The Lundquists are also supporters of several other diverse educational and health causes including the California Science Center, Torrance Memorial Medical Center, the Pancreatic Cancer Action Network, Inner-City Arts, the Dugoni School of Dentistry at the University of the Pacific, and The Marine Mammal Center. They are signatories to the Giving Pledge, promising to give more than half their wealth to charitable causes.
The Lundquist Institute’s new name was formally announced today at the Los Angeles County Board of Supervisors, the largest local government in the United States, representing more than 10 million people. Supervisor Mark Ridley-Thomas has been a stalwart supporter of the Lundquist Institute for years, and played a pivotal role in the construction of the Medical Research Laboratory.
Under his leadership, Los Angeles County provided $4 million in funds towards the incubator’s construction and outfitting, demonstrating his commitment to turning Los Angeles into a top-tier bioscience cluster. Supervisor Ridley-Thomas’ advocacy is helping the life science industry in Los Angeles County reach its full potential, creating good jobs and new career paths while working toward life-saving breakthroughs in global health.
“We are grateful to Melanie and Richard Lundquist for their long tradition of giving back to the community,” said Supervisor Mark Ridley-Thomas. “Their generous donation to the Lundquist Institute at the County’s Harbor-UCLA Campus will spur the development of even more lifesaving discoveries and innovations, while helping position Los Angeles County to be one of the world’s leading hubs for bioscience. With its new name and brand, the Lundquist Institute enters a new era and we trust that the best is yet to come.”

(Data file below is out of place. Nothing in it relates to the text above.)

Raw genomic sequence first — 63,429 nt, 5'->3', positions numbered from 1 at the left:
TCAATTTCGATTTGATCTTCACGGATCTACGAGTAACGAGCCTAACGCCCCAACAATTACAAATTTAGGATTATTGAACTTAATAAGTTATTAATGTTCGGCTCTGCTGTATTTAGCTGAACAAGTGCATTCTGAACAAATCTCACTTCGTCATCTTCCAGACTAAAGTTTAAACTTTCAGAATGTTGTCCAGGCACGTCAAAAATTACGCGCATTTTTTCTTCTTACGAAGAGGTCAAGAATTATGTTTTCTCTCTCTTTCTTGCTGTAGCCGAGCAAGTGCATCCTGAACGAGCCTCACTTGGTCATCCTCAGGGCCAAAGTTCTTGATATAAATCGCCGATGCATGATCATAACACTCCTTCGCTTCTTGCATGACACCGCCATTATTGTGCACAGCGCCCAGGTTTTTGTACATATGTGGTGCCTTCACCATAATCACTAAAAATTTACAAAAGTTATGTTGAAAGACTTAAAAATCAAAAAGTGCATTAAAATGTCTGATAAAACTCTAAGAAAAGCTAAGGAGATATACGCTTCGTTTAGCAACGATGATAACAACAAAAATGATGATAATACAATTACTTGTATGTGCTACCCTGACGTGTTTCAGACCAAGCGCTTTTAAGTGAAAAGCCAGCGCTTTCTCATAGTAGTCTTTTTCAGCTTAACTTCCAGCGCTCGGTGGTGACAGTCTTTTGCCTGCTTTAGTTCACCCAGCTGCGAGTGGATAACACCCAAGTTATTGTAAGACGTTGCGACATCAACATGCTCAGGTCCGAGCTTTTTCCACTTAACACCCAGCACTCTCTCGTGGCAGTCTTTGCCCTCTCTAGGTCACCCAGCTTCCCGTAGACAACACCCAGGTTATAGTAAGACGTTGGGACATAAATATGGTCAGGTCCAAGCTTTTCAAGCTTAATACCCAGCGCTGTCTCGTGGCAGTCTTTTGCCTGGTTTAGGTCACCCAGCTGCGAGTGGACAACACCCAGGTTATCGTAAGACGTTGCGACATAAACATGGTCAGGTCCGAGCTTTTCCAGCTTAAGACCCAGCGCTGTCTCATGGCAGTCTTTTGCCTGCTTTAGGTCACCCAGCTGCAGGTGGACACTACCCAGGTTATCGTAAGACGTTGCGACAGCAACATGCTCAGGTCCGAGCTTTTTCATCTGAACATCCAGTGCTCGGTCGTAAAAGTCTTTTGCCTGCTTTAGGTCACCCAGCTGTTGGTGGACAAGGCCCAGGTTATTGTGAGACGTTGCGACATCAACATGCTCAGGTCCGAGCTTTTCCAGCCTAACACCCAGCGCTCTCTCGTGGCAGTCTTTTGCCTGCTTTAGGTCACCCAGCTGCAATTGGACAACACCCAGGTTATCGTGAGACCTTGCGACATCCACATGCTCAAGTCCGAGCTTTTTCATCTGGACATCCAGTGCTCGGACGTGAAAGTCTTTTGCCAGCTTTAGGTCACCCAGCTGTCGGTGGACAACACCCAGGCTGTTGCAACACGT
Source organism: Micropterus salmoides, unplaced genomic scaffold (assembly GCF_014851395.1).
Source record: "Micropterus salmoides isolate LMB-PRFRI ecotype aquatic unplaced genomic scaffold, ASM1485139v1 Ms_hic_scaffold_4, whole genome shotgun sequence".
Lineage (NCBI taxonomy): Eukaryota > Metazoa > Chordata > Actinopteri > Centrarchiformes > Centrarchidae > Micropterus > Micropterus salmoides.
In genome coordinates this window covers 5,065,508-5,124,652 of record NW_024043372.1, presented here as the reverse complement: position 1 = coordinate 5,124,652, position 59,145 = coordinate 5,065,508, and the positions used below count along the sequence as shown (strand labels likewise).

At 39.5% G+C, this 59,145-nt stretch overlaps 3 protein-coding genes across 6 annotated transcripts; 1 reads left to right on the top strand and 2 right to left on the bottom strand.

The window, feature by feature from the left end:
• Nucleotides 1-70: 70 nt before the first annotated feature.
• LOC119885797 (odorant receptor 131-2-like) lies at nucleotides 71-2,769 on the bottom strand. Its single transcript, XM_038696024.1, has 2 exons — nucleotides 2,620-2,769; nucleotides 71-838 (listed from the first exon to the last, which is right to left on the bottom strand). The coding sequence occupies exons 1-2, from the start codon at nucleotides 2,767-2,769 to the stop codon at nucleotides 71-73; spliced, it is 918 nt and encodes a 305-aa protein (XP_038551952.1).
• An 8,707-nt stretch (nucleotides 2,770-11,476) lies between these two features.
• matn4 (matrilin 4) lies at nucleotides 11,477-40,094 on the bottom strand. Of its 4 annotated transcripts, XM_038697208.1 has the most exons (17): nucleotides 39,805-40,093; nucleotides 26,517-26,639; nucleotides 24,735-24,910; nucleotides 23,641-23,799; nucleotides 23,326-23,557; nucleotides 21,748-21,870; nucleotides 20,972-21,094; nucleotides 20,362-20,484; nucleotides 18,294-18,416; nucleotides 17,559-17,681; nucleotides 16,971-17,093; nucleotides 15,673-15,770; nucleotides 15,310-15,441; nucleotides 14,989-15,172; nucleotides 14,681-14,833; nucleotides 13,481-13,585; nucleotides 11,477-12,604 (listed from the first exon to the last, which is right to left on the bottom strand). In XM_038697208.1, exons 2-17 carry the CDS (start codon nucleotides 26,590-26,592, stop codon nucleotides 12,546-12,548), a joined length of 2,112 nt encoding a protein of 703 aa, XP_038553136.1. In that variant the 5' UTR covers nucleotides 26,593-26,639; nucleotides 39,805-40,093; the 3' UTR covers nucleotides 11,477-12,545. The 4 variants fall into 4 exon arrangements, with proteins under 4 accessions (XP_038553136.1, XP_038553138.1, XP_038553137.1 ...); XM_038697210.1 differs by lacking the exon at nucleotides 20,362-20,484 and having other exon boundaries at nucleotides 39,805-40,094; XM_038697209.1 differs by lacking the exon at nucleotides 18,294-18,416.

Supervisor Janice Hahn, whose district boundary is immediately adjacent to the Harbor/UCLA medical campus, shares a deep-rooted enthusiasm for the transformative work performed by the Lundquist institute.
Supervisor Hahn joined Supervisor Ridley-Thomas to present the County’s recognition to the Lundquist Institute.
To commemorate its renaming, the Lundquist Institute has also premiered a video trailer that honors the history of the institute, while telling the human stories and highlighting the innovative discoveries that have taken place there for nearly 70 years.
The institute’s signature “expanding reach” logo symbol reflects its scientific process: the refinement of scientific ideas into solutions. The arms reach out with sky blue optimism, highlighting both the global impact of its research and the hope its discoveries inspire around the world.
As it enters a new era, the Lundquist Institute is set to become a powerful force for biosciences globally, and a catalyst for growth in one of the most important industries of the future of Los Angeles.